I'm trying to understand why a high-pressure liquid drops in temperature when it's pressure is reduced in a refrigeration cycle. I can't use PV=nRT which only applies to gases, but a lower pressure would mean the liquid would start boiling if it was at a sufficient temperature. From just looking at a phase change diagram, the liquid could change to a gas with a drop in pressure and no temperature change. But according to Wikipedia:

"The saturated liquid refrigerant passes through the expansion valve and undergoes an abrupt decrease of pressure. That process results in the adiabatic flash evaporation and auto-refrigeration of a portion of the liquid (typically, less than half of the liquid flashes)."

If it's an adiabatic process and Q=0 then ΔU=-Q-W and internal energy decreases (Q=0 for the process but the latent heat of vaporization -Q would have to come from the liquid). I don't know how internal energy changes for liquids (which is supposed to be more complicated than gases) but for an ideal monoatomic gas a negative ΔU=(3/2)nRT would result in a decreased temperature. Does something similar happen for liquids and is this why you get a net decrease in temperature of both the liquid and vapor?

Thank you.


In addition to the $PV = nRT$ which you mentioned, substances have phase diagrams, or imperative states if you will. These are the states that substances must conform to given certain environmental conditions, because of the elements they are made of and the resulting bonding structures. They have been charted from experimental data.

For example, according to the phase diagram for water, water at atmospheric pressure and $110^\circ C \space(383K)$ is a gas. If we start with a few grams of ice at $-20^\circ C$, and at atmospheric pressure, and place it in an oven at $110^\circ C$, at the same pressure, it has to abide by the phase diagram and evaporate.

This is also true for refrigerant fluids going through a restriction valve from the 'condenser' side to the 'evaporator' side. The choice of refrigerant and the choice of refrigerant flow rate resulting in the pressures and temperatures around the restriction valve, is deliberate so as to effect the required refrigeration. As the refrigerant fluid passes through the valve it finds itself at a (lower) pressure, it evaporates to conform to its phase diagram. At a micro level, it is expanding to fill a larger volume. It maintains the same total energy (adiabatic process) but much less energy per unit volume, causing it to cool. If the fluid has to go from liquid to gas, it will need to scavenge energy from itself to allow some of it to evaporate, thereby cooling the fluid.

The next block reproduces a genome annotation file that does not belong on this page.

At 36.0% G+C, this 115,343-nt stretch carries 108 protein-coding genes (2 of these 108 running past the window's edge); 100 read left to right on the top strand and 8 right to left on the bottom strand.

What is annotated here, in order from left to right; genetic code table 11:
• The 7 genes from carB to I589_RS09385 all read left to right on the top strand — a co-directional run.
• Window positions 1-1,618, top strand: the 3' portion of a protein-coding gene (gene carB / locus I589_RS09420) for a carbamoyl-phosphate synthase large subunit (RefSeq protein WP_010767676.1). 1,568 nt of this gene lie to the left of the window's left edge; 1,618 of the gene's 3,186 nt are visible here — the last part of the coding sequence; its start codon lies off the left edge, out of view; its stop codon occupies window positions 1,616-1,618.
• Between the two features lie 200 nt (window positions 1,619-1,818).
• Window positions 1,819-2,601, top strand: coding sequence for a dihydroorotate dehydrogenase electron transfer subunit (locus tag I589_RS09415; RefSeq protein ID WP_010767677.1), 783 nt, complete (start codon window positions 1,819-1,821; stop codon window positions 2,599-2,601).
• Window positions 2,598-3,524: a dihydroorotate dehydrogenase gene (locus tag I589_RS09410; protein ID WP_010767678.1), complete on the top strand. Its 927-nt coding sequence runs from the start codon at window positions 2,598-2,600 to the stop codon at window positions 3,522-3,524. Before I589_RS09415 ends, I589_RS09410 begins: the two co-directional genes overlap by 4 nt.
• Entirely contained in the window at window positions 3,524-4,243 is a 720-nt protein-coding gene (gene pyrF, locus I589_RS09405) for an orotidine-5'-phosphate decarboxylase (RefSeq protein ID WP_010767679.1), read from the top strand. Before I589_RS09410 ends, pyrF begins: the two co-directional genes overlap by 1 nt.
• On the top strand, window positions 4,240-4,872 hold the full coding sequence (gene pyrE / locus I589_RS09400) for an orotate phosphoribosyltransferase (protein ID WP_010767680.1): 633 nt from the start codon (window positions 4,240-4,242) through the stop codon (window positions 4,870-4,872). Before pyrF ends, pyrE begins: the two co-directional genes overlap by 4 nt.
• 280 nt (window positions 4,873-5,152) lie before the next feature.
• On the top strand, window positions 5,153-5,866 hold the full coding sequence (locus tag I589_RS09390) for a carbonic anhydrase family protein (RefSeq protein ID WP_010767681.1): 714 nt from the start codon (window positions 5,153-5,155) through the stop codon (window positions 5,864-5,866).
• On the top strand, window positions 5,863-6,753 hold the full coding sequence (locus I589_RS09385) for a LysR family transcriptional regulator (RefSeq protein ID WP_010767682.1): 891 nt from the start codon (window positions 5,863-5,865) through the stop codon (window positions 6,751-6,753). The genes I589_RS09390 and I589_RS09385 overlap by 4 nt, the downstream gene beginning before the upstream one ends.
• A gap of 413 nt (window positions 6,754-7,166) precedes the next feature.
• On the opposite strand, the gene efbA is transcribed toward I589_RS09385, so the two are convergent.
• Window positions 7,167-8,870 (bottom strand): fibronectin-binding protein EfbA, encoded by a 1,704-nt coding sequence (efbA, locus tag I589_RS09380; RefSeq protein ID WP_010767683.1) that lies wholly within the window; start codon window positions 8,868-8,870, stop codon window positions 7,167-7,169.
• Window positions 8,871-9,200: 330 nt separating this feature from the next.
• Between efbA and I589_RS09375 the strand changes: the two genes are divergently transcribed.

• $\begingroup$ Thanks for the reply. My book has the following example of a liquid (water) being heated and expanding to a gas gaining internal energy. "Determine the change in internal energy of 1.00 liter of water (mass 1.00 kg) at 100°C when it is fully boiled from liquid to gas, which results in 1671 liters of steam at 100°C. Assume the process is done at atmospheric pressure." However, if the refrigerant expands adiabatically Q=0, ΔU=-W, and the system loses energy. If the latent heat of vaporization has to come from within the system then energy is lost and temperature goes down (I think). $\endgroup$ – user177470 Mar 9 '18 at 18:21
  • $\begingroup$ @Idan I see. In the question you mentioned adiabatic flash evaporation. The water to steam example you mention in the comment is not adiabatic. To obtain steam at $100^\circ C$ from water at the same temperature and pressure (atmospheric), you would need to add energy. This is the latent heat of vapourisation of water (it is listed), which the water absorbs while transforming from a liquid to a gas. $\endgroup$ – Dlamini Mar 10 '18 at 0:07
  • $\begingroup$ Right because the example is not adiabatic the internal energy increases. However, I was trying to use that example to compare it to the adiabatic process in autorefrigeration. If Q=0 then ΔU=-Q-W because the Q for the heat of vaporization would have to come from the liquid. $\endgroup$ – user177470 Mar 10 '18 at 0:50
  • $\begingroup$ @Idan I see. So the 'scavenging' of energy from the fluid itself to achieve evaporation results in a temperature drop in the adiabatic case. This is true. I have added that aspect to the answer. $\endgroup$ – Dlamini Mar 10 '18 at 1:03
  • $\begingroup$ For an adiabatic process do we just say it's insulated and no Q enters the system or as you wrote that "it maintains the same total energy (adiabatic process)." My intuition is that didn't it didn't maintain the same total energy; it lost energy and cooled because it "scavenged" as you wrote. $\endgroup$ – user177470 Mar 10 '18 at 1:18

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